Just write it down and get it out of your head. Then come back to it in a later step.

Step 3: Verify your bookkeeping info

The first two steps for how to do your own taxes are relatively simple, and can be done over the course of a few weeks as you continue receiving tax documents in the mail.

These next few steps, however, are a bit more time consuming so you’ll want to set aside a chunk of time to complete this when you can dedicate brain-space to it.

Log into your bookkeeping software

Next, depending on what type of bookkeeping or accounting program you use, log into those accounts.

If you’re like me, you probably have several different programs — one that relates to personal bank accounts and expenses, and another that organizes your business accounts and expenses. 

  • Personal Capital is what my husband and I use for aggregating ALL of our personal bank accounts, credit cards, and investment accounts. We have separate “fun money” accounts that are not linked to Personal Capital (we still want our independence, yo!). This allows us to see everything at a glance so we can stay on track for building wealth.
  • GoDaddy Bookkeeping is what I use for my business bank accounts, PayPal transactions, and business credit cards. They also have extensive tax and financial reports for estimated taxes and importing into your Schedule C sole-proprietor tax form.
  • FreshBooks is what I use for time tracking, invoicing clients, and organizing projects. They too have excellent reports for Profit & Loss, Balance sheets, and Project statements, all of which you’ll need for filing your taxes.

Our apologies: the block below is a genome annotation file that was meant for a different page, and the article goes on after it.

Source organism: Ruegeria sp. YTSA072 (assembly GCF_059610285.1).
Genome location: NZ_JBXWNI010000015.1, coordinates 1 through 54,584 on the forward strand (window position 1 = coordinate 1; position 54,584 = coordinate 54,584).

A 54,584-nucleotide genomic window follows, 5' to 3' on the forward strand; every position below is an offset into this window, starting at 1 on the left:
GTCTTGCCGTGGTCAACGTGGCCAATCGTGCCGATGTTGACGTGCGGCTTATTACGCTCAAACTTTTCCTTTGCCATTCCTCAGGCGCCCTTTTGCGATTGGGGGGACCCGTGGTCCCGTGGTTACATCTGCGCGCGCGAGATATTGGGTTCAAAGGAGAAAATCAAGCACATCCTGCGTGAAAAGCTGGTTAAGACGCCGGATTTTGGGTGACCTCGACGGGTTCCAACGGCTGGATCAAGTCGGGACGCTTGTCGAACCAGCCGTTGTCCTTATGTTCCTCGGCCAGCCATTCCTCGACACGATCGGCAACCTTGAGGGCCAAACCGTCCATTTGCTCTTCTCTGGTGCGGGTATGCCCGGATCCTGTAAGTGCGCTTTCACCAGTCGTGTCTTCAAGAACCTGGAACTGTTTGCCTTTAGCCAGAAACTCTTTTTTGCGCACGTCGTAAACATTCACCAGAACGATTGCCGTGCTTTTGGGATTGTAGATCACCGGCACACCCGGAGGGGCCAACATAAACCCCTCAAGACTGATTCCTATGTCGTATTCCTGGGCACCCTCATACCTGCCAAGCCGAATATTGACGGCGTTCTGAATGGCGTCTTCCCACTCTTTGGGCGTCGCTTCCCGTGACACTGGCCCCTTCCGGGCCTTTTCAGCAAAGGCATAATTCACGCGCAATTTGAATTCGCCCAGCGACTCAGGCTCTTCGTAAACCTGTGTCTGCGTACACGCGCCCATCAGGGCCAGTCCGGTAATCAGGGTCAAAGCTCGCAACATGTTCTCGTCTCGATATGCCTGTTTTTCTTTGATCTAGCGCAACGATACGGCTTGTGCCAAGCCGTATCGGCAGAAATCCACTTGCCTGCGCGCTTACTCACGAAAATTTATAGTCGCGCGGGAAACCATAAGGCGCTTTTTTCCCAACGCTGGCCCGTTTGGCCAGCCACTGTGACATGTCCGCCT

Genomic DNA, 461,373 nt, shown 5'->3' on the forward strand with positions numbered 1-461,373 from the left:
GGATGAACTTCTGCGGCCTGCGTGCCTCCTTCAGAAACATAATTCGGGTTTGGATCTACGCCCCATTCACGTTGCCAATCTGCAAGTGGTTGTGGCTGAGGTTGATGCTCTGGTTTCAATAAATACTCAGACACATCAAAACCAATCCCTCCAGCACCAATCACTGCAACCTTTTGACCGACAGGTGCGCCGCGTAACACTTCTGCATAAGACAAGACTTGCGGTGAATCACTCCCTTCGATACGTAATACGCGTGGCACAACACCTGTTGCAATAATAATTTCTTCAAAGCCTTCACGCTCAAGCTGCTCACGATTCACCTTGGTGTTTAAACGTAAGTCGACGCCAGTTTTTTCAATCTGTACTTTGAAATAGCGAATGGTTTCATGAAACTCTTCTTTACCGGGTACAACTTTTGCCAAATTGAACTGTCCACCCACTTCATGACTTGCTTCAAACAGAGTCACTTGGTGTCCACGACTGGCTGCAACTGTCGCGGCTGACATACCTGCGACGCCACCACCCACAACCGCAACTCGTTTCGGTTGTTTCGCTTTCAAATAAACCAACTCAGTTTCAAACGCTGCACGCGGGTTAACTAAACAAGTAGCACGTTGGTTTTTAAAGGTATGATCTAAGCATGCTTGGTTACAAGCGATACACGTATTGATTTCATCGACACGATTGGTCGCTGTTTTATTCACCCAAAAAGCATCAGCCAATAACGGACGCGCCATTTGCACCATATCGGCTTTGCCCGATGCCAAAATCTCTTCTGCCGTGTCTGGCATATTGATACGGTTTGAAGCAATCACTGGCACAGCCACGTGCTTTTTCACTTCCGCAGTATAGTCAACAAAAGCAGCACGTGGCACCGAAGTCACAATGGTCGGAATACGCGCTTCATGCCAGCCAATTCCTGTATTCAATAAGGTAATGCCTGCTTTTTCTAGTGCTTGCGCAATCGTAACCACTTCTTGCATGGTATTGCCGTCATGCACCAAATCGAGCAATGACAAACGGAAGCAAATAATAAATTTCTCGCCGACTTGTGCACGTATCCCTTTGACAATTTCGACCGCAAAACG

Categorize all income and expenses

Even if you check-in with your bookkeeping transactions each month, there are probably a few transactions that need to be categorized correctly. Set your filter to only view the dates from January 1st – December 31st of the current tax year.

Then categorize any income and expenses that look out of place, or are uncategorized altogether. GoDaddy Bookkeeping has a feature that makes it easy to see all the uncategorized transactions at a glance when you first log in.

GoDaddy uncategorized
Uncategorized expenses as shown in GoDaddy Bookkeeping software.

Simply click on the uncategorized expenses and organize them into the correct categories.

If you’re not comfortable with this, it’s something your bookkeeping can do (if they aren’t already doing it) or you can ask your accountant to verify the right category.

Verify income and expenses with receipts

This is likely the most time consuming part learning how to do your own taxes. (I liken it to prepping your walls for a new coat of paint.

The bulk of your time is spent filling holes, sanding, taping off areas you don’t want painted, and laying down protective plastic.

The fun thing is doing the actual painting, but your end result is only as good as your prep job.)

You want to go over your entire year of income, expenses, and receipts with a sharp eye. Make sure you account for EVERY single amount of money you made. Then verify that all the deposits add up to the amount that’s reported on 1099s you received.

Here’s how I do it:

Log into your small business accounting system. Since I keep track of all my client work in the same bookkeeping program, I save a TON of time on this step.

  • Click “reports”
  • Click “client reports”
  • View “revenue by client”
  • Verify the year is 2014
  • Select which client to view (in this example it’s Words and Works, LLC)
  • Click “update”
  • Print report

Verify this number is the same figure from box 7 on the Words and Works, LLC 1099-MISC form. If the amount is different, you either recorded a deposit twice, forgot to record a deposit, or your client’s accounting department made an error and needs to be contacted.